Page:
In a nutshell – yes, they do! Any entire doe (unneutered female rabbit) is at risk – the most common is uterine adenocarcinoma and this is a really nasty, aggressive and malignant disease.
How common is it, really?
There is very good evidence to suggest that it is the most common tumour of female rabbits – roughly 60% of entire female rabbits aged over 3 years will have a tumour growing in their uterus, and by the time they reach 6 years, this may be as high as 80%. Essentially, the evidence suggests that pretty much every female rabbit will develop uterine cancer if they live long enough.
Why does it happen?
The rabbit is supremely well evolved to reproduce (left in ideal conditions, a single pair of rabbits could theoretically produce 185,000,000,000 descendants in just 7 years!). However, this means that their reproductive tract is having to “work” really hard. This results in “metaplasia” – chronic changes to the uterine wall associated, it seems, with an environment where the hormone levels are fluctuating relatively rapidly. In time, these changes become more and more pronounced until a “neoplasm”, or cancer, forms.
It’s important to note that whether or not a doe has been bred doesn’t seem to impact her cancer risk. In other words, you cannot protect her from developing uterine cancers by breeding from her, or by not breeding from her.
What are the symptoms?
The nasty thing about tumours in general, and uterine tumours in particular is that there often aren’t any symptoms until fairly late in the course of the disease (by which point it is likely that the cancer has spread to other organs). Often, the first sign is an irregularity in the doe’s oestrus cycle (which you’re unlikely to notice unless you’re trying to breed from her). Sometimes, owners mistake this for the menopause – but unlike humans, rabbits don’t get a menopause and any disruption in their reproductive cycle is seriously abnormal!
Later, symptoms may include weight loss (often despite having a healthy appetite), then blood in the urine or bleeding from the vulva.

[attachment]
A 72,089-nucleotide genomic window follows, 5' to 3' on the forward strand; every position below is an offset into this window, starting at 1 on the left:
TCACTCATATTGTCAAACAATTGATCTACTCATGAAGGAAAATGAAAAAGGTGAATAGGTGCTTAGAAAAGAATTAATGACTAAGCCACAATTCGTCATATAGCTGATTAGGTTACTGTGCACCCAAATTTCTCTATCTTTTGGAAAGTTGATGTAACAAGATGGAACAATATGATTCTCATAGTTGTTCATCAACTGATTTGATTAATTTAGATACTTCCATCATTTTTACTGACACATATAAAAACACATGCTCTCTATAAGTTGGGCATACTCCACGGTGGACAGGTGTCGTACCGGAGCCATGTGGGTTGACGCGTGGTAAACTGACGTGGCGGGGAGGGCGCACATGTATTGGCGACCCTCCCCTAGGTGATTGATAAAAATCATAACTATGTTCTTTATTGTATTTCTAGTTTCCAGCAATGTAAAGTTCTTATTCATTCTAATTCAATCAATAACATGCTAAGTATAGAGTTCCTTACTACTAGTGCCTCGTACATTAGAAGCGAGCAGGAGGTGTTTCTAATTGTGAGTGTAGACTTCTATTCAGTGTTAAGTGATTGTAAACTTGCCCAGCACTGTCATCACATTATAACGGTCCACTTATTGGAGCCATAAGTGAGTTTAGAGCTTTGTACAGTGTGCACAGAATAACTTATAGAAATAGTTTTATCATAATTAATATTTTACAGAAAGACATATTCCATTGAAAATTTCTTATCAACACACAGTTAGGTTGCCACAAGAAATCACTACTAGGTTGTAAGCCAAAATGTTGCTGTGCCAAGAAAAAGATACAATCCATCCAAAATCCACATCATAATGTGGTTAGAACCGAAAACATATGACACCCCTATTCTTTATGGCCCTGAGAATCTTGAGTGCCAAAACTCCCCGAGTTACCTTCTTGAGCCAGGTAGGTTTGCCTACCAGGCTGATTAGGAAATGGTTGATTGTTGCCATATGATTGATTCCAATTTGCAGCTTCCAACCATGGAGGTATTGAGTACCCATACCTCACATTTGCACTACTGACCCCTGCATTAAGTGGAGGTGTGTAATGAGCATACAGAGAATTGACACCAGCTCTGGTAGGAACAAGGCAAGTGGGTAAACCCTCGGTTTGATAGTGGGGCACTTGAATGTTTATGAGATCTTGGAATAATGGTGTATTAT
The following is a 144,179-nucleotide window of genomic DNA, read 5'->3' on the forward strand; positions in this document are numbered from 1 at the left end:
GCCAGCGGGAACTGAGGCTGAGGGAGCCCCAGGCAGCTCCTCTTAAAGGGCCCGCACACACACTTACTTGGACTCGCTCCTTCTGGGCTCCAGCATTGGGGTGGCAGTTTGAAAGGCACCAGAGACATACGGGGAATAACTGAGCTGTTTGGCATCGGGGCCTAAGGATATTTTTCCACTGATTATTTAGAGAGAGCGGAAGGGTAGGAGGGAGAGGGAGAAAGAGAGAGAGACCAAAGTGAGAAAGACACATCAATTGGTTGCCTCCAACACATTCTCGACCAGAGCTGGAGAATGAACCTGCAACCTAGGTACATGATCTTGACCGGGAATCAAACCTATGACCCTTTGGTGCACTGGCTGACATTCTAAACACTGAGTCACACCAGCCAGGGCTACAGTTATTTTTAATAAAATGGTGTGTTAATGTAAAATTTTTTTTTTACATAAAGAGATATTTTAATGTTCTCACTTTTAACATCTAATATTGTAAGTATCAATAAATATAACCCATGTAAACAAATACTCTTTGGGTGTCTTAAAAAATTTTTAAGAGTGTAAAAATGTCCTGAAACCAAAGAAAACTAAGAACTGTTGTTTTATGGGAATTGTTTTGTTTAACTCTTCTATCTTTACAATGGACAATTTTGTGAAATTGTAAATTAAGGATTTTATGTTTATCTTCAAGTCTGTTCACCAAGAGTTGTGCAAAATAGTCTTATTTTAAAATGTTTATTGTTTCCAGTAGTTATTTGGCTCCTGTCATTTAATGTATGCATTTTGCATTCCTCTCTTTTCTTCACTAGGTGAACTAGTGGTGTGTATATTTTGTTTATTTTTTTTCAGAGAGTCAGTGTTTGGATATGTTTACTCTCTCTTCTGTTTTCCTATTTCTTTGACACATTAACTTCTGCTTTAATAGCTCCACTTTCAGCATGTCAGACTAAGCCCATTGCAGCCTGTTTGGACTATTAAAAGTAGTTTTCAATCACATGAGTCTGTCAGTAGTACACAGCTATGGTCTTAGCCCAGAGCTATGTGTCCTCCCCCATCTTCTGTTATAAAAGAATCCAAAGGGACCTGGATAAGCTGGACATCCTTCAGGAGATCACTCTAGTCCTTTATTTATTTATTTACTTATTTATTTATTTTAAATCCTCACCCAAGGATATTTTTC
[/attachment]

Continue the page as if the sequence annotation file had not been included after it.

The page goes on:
Once the tumour spreads to other organs, they too may start to fail (for example, causing kidney or liver disease); but most commonly it spreads to the lungs, resulting in coughing, wheezing or breathlessness.
Eventually, the affected rabbit will die, usually from starvation (as the tumour is eating all her food), internal bleeding, or asphyxiation as her lungs fail.
How bad is it?
Pretty bad. These tumours rapidly spread from the uterus to other abdominal organs, and then to the lungs. If untreated, the average survival time is just over 18 months – but this is from the appearance of the tumour, not from the appearance of clinical symptoms, which usually occur at the end of the disease anyway. Once a rabbit starts showing symptoms, death often occurs within a few months without rapid and radical treatment.
How can it be treated?
The only treatment is complete surgical removal of the uterus and ovaries – and this must be done as early as possible, before the tumour spreads to other organs. Sadly, once that has occurred, there is no effective treatment available.
Is there any way to prevent it?
Yes, there is – spay rabbits as soon as possible after puberty. Without a uterus, she cannot develop uterine cancer! However, earlier is definitely better – about one in 25 does has a tumour by 2 years of age and while these probably aren’t causing any symptoms yet, they may already have started to spread. As a result, and also to improve her temperament (and prevent you being flooded with kits!) we’d recommend spaying at 5-6 months of age.
If you want to talk about your rabbit’s health, call and talk to one of our vets!